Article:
Emigration Lessons About Human Nature

From Leinster to Flanders — being an Irish expatriate

I had been thinking about moving to Belgium for quite a while, but the decision to really do it was made in an instant. The thought of the hassles of emigrating over Christmastime didn’t even occur to me. I just kept thinking about how stifled I felt in Dublin, and how much I wanted an adventure. It’s not that I wanted a new life, really. I just had to get out of my surroundings.

Two months in, I’ve discovered that it’s surprisingly difficult to move from one EU country to another. I had been under the impression that as an Irish person I could just leave and live wherever in Europe I wanted — which, due to the language barriers and it not being North America, had never truly appealed to me until now.

The Certificate of Celibacy

I was, of course, terribly, terribly wrong about it being easy. My forms still haven’t been processed yet. They’re up in Brussels somewhere. That was one of the first things I learned about living here in Belgium: they really do love their red tape. I even had to go up to the Irish Embassy in Brussels to get a letter that confirmed that I was an unmarried woman. The name of this letter (which cost €40 by the way) roughly translates as a Certificate of Celibacy.

In English, this ‘celibacy’ of mine isn’t the right word to use, but in French, and more so in Dutch, it doesn’t seem to have the nuances of the word in English — it just means you’re unmarried, really. This minimalist approach to language is the second thing I learned about Belgium by living here.

 

In English, there are so many words to describe good food. In Dutch they usually just use lekker. It’s on all the food ads, from billboards to TV commercials, and was the first word I learned to pronounce properly.

Other words are the same. If you’re feeling bad, you’re slecht. If the weather is stormy, rainy, cold or just plain horrible, the umbrella word is also slecht. You could be feeling horrible, nasty, or even downright ghastly and the word would still be slecht. At first I didn’t like this not one bit — and then it made me realise something about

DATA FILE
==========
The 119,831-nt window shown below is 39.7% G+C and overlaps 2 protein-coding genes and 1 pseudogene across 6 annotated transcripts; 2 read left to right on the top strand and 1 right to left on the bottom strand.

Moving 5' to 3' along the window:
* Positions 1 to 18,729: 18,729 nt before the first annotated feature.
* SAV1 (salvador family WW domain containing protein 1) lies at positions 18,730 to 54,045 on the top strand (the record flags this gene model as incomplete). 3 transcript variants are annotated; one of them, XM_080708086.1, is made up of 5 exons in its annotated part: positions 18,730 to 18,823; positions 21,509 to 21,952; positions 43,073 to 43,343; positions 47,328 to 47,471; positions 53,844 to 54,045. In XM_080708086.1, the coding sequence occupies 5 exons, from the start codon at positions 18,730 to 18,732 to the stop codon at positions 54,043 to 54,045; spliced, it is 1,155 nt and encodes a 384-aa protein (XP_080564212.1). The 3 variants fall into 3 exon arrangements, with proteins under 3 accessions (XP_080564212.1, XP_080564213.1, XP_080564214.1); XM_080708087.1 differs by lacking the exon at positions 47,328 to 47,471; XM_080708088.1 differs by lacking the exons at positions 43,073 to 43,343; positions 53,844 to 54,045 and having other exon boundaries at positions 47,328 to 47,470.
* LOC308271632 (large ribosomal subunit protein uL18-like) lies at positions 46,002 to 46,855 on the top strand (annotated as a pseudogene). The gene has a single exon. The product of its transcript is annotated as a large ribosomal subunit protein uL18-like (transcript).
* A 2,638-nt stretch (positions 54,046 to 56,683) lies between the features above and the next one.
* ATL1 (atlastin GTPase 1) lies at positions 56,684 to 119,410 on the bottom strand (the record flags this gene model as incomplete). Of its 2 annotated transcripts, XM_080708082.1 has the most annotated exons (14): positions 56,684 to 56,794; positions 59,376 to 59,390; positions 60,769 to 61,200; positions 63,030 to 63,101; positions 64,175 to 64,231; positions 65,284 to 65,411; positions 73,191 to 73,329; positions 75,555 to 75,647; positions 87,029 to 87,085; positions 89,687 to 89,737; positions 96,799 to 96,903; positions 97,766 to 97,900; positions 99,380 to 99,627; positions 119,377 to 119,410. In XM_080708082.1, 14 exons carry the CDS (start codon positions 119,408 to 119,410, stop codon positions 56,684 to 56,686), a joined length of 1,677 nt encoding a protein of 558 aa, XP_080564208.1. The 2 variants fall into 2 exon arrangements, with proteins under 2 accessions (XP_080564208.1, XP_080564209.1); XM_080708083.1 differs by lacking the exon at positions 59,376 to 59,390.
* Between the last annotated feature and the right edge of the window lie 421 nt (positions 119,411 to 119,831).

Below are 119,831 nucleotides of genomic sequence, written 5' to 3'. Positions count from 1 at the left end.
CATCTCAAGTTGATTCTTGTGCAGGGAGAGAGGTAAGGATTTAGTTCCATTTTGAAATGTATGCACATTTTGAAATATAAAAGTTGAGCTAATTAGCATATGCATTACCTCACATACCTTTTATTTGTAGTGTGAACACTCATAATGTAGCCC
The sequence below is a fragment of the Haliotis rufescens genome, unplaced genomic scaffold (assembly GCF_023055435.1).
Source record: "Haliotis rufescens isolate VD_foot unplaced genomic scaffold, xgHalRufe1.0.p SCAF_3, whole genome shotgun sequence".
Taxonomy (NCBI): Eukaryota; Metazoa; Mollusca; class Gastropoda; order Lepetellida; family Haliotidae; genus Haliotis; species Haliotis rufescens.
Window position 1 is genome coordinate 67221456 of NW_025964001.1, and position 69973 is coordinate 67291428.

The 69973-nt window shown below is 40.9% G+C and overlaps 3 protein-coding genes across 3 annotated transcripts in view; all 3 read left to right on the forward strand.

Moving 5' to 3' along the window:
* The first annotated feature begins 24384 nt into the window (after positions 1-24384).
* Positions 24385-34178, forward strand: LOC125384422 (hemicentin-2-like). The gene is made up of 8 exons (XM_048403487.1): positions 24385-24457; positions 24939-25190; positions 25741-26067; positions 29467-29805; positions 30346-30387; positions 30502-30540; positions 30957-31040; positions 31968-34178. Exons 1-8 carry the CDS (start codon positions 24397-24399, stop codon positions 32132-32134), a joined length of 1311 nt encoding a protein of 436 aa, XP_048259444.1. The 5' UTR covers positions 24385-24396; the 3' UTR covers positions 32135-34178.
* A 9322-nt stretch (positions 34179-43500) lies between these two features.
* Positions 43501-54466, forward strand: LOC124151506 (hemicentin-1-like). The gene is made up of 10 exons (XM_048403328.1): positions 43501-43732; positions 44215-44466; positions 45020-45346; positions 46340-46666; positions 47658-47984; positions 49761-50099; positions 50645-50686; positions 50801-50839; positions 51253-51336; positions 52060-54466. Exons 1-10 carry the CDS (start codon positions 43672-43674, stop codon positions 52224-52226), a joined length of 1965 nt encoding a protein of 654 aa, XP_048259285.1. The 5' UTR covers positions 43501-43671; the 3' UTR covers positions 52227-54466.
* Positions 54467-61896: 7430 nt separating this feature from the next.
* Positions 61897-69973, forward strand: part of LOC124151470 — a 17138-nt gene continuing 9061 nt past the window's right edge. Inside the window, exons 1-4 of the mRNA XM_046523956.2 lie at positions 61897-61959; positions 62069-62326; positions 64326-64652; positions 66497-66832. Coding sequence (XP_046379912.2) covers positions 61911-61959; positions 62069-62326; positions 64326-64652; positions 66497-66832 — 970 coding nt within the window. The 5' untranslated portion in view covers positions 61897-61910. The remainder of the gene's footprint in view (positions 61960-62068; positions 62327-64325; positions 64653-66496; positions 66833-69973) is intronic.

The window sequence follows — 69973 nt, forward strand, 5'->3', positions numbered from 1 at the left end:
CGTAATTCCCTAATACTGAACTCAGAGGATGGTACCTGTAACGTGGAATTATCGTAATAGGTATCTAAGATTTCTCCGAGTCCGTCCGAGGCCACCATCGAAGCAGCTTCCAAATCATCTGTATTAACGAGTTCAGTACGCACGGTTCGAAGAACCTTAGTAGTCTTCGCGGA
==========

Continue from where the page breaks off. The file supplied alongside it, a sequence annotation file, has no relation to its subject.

1. English as a language and
  2. Human beings as living creatures.

What I learned about English as a language

English is a big monster. It gobbles up other languages, spits out the words it doesn’t feel it needs, and keeps the ones that do. Banana, for example, comes from Wolof, a Niger-Congo language spoken in Senegal and Gambia and other countries in West Africa. Penguin (somewhat amazingly) comes from Welsh (an Indo-European language spoken in the UK region of Wales).

It absorbs phrasing patterns from other languages as well. This is how we end up with the diverse differences between Hiberno-English and American-English, for example.

Melvin Bragg argues in The Adventure of English that this is how English scrambled its way into being a dominant international means of communication. Rather like the Catholic Church, it just fit itself in with the ways and traditions of the places it found itself so that its presence wouldn’t seem so threatening (until it was too late).

What I learned about human beings

Language is a complex thing. It shifts around like water and can be difficult to get a solid answer from. Pet in English is a domestic animal you keep in your house, but in Dutch a pet is a hat.

There are even differences within the same language, as I’m sure you’ve noticed even if you didn’t know you have. Words are pronounced differently from place to place. Flanders, where I live now, is a region of four principal dialects of Dutch: BrabantianEast Flemish,West Flemish, and Limburgish.

The crossover of the vocal sounds from one language to another and the variations of dialect both got me thinking about how humans are just like words. Words are complicated, and fluid; they can have shades of grey and multiple facets. Languages can even have a feel to them. In The Secret History, Classical Greek is described as having an intrinsic but chilly beauty (I’m paraphrasing here). I’ve found that the Irish language (called Gaeilge in its own tongueis a poetic one, chock-full of adjectives.

Like people, languages cannot be stereotyped. They don’t fit neatly into boxes. You can lock a language into a textbook, but the truth in that book will only be one facet of a larger truth, a more complicated, luxurious truth. So it is with people. You can chain people down and examine them all you want, but you’ll never be able to define what makes them themselves.

This post appeared first on Medium.

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